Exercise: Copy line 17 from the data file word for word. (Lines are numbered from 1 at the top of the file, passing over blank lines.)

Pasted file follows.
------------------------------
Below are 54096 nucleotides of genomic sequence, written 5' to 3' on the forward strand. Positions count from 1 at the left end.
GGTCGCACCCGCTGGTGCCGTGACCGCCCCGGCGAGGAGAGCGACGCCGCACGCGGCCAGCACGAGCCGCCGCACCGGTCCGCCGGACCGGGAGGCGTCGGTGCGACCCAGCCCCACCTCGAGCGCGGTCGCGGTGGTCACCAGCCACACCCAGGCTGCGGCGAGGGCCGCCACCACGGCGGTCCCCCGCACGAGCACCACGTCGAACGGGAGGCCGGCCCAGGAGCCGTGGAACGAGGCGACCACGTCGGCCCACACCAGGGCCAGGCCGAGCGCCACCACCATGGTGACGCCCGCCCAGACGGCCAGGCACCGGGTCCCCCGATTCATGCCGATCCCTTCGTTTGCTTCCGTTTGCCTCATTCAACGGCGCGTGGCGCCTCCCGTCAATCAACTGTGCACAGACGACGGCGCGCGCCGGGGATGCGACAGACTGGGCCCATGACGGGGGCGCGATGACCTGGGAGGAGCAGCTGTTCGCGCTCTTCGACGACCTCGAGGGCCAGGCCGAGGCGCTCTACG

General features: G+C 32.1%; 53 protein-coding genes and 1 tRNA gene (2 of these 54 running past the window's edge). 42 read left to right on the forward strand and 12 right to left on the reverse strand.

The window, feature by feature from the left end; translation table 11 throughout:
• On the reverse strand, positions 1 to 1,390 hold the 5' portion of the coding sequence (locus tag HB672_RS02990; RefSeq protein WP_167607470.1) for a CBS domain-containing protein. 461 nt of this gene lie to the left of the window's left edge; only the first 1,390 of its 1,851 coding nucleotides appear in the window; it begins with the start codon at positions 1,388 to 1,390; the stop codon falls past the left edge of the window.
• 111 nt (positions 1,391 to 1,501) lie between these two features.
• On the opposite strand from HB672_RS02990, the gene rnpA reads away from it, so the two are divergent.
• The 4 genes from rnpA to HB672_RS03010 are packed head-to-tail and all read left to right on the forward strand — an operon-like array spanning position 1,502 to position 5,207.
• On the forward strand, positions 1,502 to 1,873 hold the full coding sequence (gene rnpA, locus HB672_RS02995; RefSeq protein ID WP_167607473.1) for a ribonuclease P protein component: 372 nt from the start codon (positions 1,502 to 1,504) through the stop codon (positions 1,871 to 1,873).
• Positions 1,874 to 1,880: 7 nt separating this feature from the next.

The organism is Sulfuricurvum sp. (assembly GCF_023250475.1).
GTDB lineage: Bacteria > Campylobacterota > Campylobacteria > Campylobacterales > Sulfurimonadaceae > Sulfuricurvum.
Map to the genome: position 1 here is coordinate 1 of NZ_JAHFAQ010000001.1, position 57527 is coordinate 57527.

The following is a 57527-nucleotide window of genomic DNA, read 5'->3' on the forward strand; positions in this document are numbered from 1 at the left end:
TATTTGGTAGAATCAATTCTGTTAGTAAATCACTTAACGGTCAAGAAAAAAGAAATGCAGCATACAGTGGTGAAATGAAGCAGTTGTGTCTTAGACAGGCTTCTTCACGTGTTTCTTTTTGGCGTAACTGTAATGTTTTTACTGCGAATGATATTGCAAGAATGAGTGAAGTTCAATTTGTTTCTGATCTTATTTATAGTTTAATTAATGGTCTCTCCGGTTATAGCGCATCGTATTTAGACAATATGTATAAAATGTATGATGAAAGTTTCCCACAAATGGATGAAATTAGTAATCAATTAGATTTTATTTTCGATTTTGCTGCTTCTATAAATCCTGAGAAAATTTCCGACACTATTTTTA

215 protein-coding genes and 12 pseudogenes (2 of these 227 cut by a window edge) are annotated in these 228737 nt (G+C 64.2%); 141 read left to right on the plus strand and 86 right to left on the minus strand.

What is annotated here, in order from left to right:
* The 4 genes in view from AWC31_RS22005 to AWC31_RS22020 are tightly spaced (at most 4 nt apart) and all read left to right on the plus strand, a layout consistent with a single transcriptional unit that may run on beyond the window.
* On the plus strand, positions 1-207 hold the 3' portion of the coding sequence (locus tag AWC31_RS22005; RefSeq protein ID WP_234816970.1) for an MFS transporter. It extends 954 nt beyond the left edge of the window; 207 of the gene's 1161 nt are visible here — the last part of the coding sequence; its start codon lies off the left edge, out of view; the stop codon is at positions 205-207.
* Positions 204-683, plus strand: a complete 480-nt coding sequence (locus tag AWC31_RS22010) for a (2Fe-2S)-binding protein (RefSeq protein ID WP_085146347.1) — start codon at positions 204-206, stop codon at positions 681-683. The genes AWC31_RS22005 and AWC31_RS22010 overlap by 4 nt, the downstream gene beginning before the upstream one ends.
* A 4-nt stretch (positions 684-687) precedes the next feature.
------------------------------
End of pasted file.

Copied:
What is annotated here, in order from left to right: